By Colin Lindeque
Namibia is currently facing an uphill economic battle, having recently slipped into a recession, coupled with a staggering unemployment rate of over 30%, which is exacerbated further still by low international commodity prices, affecting some of our largest national income earners from the mining sector.
So, what if I told you that Namibia has 400 million barrels of oil going unnoticed? Not in any offshore deposit, but rather lying right in our backyard. Not only is it within reach, but you can even harvest it with an axe.
Namibia’s standing wood resource, stemming from bush encroachment, is exactly that. It is equivalent to 400 million barrels of oil, which, if valued in today’s terms, is worth northwards of NAD 370 billion, or approximately three times the total gross domestic product (GDP) in Namibia for 2016.
However, if it were actual oil, there would be a thriving industry around it by now, spurred on by our government, international conglomerates, and foreign powers.
The fact is, our resource isn’t in oil form, but that doesn’t make it any less valuable. On the contrary, being so readily accessible to the average Namibian means that our biomass resource will spur on far more macro-economic benefits than that of a traditional oil-based industry.
Not only will the extraction and processing of this biomass resource have the potential to sustain thousands upon thousands of jobs, but it would also have the added benefit of supporting more productive agriculture as a result, amplifying the benefits further still.
Some will argue that the resource has not gone completely unnoticed, and that Namibians are indeed exploiting the resource, however, the magnitude of this current utilisation is unremarkable to say the least.
Take the well-established charcoal sector as an example; Namibia is one of the world’s largest charcoal producers, however, the total biomass currently being extracted towards our annual charcoal production equates to a paltry 0.15% of the total standing biomass resource in the country.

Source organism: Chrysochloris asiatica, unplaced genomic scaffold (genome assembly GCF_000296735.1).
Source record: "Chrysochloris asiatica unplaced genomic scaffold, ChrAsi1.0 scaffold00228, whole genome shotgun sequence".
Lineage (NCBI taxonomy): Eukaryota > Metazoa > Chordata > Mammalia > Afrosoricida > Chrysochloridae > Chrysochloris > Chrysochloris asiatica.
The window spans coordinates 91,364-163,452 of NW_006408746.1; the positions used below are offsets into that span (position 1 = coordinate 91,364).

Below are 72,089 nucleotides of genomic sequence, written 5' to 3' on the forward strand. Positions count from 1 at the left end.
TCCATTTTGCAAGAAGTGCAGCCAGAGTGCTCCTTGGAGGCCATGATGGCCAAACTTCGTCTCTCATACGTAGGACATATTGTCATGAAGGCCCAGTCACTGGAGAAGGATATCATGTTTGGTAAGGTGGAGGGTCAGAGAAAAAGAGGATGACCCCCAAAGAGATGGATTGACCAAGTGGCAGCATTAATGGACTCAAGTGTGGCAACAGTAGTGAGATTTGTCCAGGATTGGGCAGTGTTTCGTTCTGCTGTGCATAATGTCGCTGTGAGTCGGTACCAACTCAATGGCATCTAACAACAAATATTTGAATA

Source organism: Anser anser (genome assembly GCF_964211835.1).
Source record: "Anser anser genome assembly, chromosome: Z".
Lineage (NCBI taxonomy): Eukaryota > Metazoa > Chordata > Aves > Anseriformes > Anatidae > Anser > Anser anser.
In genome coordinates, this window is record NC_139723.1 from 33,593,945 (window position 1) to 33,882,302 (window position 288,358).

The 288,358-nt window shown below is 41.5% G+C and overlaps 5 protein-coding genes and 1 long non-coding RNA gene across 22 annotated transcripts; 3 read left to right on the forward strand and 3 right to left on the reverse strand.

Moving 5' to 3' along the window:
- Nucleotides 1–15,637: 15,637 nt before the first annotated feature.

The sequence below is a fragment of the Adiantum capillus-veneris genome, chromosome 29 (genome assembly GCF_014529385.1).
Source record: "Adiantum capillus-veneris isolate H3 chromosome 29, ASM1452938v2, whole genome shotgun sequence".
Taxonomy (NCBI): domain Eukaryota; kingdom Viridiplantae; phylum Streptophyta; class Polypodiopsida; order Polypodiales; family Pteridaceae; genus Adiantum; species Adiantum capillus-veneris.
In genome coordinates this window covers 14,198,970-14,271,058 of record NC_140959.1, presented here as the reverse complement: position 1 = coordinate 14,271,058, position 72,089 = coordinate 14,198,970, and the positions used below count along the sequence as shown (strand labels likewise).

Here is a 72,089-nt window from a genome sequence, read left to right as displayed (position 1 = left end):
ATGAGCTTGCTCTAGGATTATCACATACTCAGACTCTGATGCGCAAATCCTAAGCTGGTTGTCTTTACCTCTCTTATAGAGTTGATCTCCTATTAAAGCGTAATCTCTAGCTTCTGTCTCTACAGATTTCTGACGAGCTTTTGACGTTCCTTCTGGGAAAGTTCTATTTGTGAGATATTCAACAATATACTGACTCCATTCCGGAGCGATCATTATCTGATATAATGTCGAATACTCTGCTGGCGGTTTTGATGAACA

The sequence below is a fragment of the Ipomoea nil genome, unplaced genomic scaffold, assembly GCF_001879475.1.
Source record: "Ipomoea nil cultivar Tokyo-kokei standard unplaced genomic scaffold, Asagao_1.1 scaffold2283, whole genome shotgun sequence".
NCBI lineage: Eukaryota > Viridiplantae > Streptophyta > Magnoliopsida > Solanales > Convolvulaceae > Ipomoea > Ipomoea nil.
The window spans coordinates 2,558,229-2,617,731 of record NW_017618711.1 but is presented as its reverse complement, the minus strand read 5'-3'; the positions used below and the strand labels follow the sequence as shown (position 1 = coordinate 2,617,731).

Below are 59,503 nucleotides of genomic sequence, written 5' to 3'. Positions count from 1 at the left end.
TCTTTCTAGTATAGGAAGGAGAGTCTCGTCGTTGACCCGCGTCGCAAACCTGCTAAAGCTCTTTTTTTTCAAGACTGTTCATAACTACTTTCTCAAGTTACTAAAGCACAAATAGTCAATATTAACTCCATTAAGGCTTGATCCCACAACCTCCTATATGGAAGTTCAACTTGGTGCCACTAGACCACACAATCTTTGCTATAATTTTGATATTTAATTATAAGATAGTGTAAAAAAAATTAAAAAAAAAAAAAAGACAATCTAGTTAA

At this rate, Namibia would need to increase charcoal production by a factor of 20, simply to meet and mitigate the annual spread of bush encroachment over our lands. We should not forget that bush encroachment is largely a man-made problem, caused by generations of mismanagement, stemming from lacking information, misinformation, and myopia.
So, unless we are willing to wait for nature to sort itself out, which it would invariably do, but at its own lumbering timeframe, we have to actively try and reverse this imbalance of bush that we have ourselves caused.
We now face a national challenge. We have thousands of farmers who are paralysed by the impenetrable thicket of bush covering their lands, as they are unable to continue rearing livestock as they once did.
The ever worsening situation has left them in a dire financial situation, leaving them exposed to other external factors such as drought, fluctuating livestock prices, and ever-increasing input costs.
It goes without saying, but the resource is not going to extract and process itself. However, before even that is addressed, we need to come to a consensus as Namibians that we have the will to do something about this overwhelming opportunity.
Essentially, everything is already in place to allow for a thriving biomass-based economy in Namibia; we have the strong regulatory framework, promoting the sustainable use of the resource; we have the necessary skills and technologies available to access and process the resource; we have the local and international investors available to fund these activities; and we have a string of supporting bodies, including but not limited to the Namibia Biomass Industry Group, the Namibia Charcoal Association, the De-bushing Advisory Services, and the GIZ-MAWF Bush Control and Biomass Utilisation project.
We even have foreign markets knocking at our doors, asking for the resource in volumes we can barely fathom. So, what, you may ask is the stumbling block that is invariably keeping us back?
Namibians don’t seem to be able to see the forest through the trees.
We seem to be unaware, or possibly even uninterested. And while money may not grow on trees, in Namibia it certainly does grow on bushes. We just have to go out and grab it.
* Authored by Colin Lindeque, General Manager of the Namibia Biomass Industry Group (N-BiG), an industry association for the biomass sector in Namibia. For more information, see www.n-big.org